The Supreme Court recently confirmed that Barclays Bank plc was not vicariously liable for the actions of a self-employed doctor who medically examined prospective employees on the bank’s behalf.
Vicarious liability is a strict, no-fault liability for wrongs committed by another person. It most frequently arises in employment relationships, where an employer is held liable for the wrongs committed by an employee. This occurs where there is a sufficient connection between those wrongs and the employee’s employment, such that it would be fair to hold the employer to be vicariously liable. It does not matter that the employer itself has committed no wrong.
Over recent years, case law has expanded the categories of relationship that could give rise to vicarious liability beyond a contract of employment, so that organisations have been held vicariously liable for persons who are not their employees, but are in a relationship akin to employment.
Dr Bates was a self-employed medical practitioner who carried out pre-employment medical examinations on behalf of a number of clients, including Barclays. Barclays arranged the appointments with the doctor, communicated the details to the job applicants and supplied the doctor with a pro-forma report for completion. The examinations were unchaperoned and took place at a consulting room in the doctor's home. He was paid a fee for each report. After Dr Bates’ death, a group of 126 claimants brought a group action against Barclays. They alleged that the doctor had sexually assaulted them while carrying out the pre-employment medical examinations for Barclays and sought damages from Barclays.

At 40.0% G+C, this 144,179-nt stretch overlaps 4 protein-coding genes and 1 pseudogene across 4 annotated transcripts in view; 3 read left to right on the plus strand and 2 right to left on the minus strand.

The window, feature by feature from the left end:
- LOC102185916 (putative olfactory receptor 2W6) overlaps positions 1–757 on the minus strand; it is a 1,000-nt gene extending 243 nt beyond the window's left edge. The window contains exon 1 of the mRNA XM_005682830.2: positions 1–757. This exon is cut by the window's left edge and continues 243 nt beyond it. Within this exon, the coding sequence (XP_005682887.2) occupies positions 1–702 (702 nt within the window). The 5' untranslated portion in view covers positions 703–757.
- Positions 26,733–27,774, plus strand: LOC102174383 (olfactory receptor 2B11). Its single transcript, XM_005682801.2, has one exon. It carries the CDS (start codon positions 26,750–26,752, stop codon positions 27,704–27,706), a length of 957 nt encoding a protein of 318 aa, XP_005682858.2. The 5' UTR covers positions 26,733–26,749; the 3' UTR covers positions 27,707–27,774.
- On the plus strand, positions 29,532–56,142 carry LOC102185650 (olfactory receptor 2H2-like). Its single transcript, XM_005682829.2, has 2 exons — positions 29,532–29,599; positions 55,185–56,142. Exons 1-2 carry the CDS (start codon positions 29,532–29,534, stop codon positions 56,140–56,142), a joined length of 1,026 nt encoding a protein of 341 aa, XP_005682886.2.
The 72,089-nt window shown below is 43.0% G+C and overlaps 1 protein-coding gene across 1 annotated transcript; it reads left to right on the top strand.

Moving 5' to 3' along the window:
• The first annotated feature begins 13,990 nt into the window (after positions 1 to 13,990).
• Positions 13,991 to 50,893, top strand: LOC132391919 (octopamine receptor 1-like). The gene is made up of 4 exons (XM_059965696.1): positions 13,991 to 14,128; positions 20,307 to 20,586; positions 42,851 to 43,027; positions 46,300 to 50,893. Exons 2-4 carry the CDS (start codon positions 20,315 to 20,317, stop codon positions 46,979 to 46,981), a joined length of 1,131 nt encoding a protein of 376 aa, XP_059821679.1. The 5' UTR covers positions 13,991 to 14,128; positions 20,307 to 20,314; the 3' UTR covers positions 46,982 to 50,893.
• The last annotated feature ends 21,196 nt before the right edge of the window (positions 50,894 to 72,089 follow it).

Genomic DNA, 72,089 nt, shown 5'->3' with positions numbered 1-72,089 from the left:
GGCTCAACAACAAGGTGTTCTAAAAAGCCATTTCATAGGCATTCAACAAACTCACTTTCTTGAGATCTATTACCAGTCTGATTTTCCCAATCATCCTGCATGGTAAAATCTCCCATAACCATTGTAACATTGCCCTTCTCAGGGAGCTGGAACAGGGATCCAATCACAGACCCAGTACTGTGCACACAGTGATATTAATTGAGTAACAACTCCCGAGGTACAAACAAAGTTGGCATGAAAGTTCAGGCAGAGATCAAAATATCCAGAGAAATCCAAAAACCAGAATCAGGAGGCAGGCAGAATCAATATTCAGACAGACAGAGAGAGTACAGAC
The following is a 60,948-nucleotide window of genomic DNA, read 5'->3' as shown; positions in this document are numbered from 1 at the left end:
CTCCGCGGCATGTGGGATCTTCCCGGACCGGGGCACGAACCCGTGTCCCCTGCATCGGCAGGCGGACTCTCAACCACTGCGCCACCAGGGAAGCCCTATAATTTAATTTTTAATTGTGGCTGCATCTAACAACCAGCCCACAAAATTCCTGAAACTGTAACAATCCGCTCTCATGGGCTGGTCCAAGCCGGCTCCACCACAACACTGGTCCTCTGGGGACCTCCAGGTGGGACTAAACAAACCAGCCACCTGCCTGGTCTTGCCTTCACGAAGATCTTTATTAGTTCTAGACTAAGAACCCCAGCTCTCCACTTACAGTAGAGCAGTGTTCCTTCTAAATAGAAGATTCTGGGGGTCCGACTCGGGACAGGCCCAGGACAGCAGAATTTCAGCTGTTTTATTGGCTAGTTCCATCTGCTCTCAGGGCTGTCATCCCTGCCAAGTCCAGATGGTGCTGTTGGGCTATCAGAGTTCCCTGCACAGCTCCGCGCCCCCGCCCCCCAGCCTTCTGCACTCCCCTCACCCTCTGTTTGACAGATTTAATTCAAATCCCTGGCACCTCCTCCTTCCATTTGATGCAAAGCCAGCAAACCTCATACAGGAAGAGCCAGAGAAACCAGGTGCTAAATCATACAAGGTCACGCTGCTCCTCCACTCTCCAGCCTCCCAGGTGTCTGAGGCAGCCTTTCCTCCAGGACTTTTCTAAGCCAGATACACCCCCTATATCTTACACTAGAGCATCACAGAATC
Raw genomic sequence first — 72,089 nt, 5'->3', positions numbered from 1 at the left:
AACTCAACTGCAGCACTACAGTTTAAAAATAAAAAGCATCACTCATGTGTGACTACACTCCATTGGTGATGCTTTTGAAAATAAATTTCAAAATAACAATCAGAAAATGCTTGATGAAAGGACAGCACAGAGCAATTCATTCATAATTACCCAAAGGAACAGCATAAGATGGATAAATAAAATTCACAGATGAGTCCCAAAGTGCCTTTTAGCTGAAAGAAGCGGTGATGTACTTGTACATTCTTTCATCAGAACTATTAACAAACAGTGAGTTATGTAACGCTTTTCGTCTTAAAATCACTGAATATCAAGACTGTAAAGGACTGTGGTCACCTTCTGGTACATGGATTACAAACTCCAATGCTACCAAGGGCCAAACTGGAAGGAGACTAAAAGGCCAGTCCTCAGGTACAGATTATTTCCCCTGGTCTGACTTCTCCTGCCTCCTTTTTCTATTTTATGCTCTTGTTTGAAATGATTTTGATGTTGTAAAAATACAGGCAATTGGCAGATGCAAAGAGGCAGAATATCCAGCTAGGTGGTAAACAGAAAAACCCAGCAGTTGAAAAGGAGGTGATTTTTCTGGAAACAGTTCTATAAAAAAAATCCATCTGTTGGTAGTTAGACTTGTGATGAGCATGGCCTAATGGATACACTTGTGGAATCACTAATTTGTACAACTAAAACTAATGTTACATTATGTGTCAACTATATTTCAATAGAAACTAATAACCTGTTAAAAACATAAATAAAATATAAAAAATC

Both the High Court and the Court of Appeal held that Barclays was vicariously liable for the actions of Dr Bates because the sexual assaults had happened during medical examinations that Dr Bates had performed at the request of Barclays. Barclays appealed to the Supreme Court.
The Supreme Court held that Barclays was not vicariously liable for Dr Bates’ actions. The court considered recent case law on vicarious liability and found that an employer can be held vicariously liable for the acts of someone who is not their employee, provided the relationship between them is sufficiently analogous to employment. However, the court held that there is still a critical difference between employment (and relationships that are akin to employment) and the relationship with an independent contractor.
According to Lady Hale, the key question was therefore whether the doctor was carrying on business on his own account or whether he was in a relationship akin to employment with Barclays.
Dr Bates was not and never had been an employee of Barclays, nor was the relationship similar to that of employer-employee. Although Dr Bates did work at Barclays’ request, he set up his own appointments, was free to turn down work and carried his own medical liability insurance. He was also not paid according to a retainer but was paid an individual fee for each report. These factors led the Supreme Court to conclude that Dr Bates was an independent contractor, in business on his own account, with a portfolio of clients, one of whom was Barclays. Barclays was therefore not liable for his actions.
This decision is a welcome one for employers as it clarifies that employers will not be found to be vicariously liable for the actions of any self-employed person who is genuinely "in business on their own account". This case, together with the Supreme Court’s decision in the Morrisons case (see our case report here) handed down on the same day, seem to herald a slowing in the expansion in this area of law.